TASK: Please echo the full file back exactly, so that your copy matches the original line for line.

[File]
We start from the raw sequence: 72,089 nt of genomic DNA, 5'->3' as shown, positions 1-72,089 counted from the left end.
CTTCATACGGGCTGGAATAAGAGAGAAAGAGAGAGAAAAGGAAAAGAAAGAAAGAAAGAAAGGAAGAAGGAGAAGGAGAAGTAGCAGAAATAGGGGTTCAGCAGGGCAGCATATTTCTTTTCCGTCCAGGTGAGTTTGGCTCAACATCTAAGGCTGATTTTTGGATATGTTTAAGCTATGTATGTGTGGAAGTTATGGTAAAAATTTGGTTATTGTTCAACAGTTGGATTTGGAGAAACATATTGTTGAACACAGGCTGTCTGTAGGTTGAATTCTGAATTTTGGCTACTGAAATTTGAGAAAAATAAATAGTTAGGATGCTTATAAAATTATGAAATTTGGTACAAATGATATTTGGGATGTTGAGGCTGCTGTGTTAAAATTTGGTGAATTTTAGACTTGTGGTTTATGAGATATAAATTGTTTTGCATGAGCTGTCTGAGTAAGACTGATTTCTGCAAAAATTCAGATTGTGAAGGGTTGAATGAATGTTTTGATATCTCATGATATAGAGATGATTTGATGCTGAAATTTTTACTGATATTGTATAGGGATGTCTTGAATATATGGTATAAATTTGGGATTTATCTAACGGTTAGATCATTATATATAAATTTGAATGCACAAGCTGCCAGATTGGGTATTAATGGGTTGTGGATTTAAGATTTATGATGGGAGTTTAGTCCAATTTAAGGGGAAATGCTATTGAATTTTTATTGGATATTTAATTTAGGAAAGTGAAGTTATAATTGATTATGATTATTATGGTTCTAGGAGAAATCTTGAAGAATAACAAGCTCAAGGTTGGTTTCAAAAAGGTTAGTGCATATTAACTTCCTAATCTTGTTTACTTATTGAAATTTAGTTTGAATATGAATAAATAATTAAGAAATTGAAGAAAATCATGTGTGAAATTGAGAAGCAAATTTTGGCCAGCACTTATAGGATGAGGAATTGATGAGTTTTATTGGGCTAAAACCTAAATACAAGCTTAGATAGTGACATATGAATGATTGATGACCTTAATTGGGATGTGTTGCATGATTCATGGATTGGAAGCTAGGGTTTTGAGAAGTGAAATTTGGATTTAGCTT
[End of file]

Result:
We start from the raw sequence: 72,089 nt of genomic DNA, 5'->3' as shown, positions 1-72,089 counted from the left end.
CTTCATACGGGCTGGAATAAGAGAGAAAGAGAGAGAAAAGGAAAAGAAAGAAAGAAAGAAAGGAAGAAGGAGAAGGAGAAGTAGCAGAAATAGGGGTTCAGCAGGGCAGCATATTTCTTTTCCGTCCAGGTGAGTTTGGCTCAACATCTAAGGCTGATTTTTGGATATGTTTAAGCTATGTATGTGTGGAAGTTATGGTAAAAATTTGGTTATTGTTCAACAGTTGGATTTGGAGAAACATATTGTTGAACACAGGCTGTCTGTAGGTTGAATTCTGAATTTTGGCTACTGAAATTTGAGAAAAATAAATAGTTAGGATGCTTATAAAATTATGAAATTTGGTACAAATGATATTTGGGATGTTGAGGCTGCTGTGTTAAAATTTGGTGAATTTTAGACTTGTGGTTTATGAGATATAAATTGTTTTGCATGAGCTGTCTGAGTAAGACTGATTTCTGCAAAAATTCAGATTGTGAAGGGTTGAATGAATGTTTTGATATCTCATGATATAGAGATGATTTGATGCTGAAATTTTTACTGATATTGTATAGGGATGTCTTGAATATATGGTATAAATTTGGGATTTATCTAACGGTTAGATCATTATATATAAATTTGAATGCACAAGCTGCCAGATTGGGTATTAATGGGTTGTGGATTTAAGATTTATGATGGGAGTTTAGTCCAATTTAAGGGGAAATGCTATTGAATTTTTATTGGATATTTAATTTAGGAAAGTGAAGTTATAATTGATTATGATTATTATGGTTCTAGGAGAAATCTTGAAGAATAACAAGCTCAAGGTTGGTTTCAAAAAGGTTAGTGCATATTAACTTCCTAATCTTGTTTACTTATTGAAATTTAGTTTGAATATGAATAAATAATTAAGAAATTGAAGAAAATCATGTGTGAAATTGAGAAGCAAATTTTGGCCAGCACTTATAGGATGAGGAATTGATGAGTTTTATTGGGCTAAAACCTAAATACAAGCTTAGATAGTGACATATGAATGATTGATGACCTTAATTGGGATGTGTTGCATGATTCATGGATTGGAAGCTAGGGTTTTGAGAAGTGAAATTTGGATTTAGCTT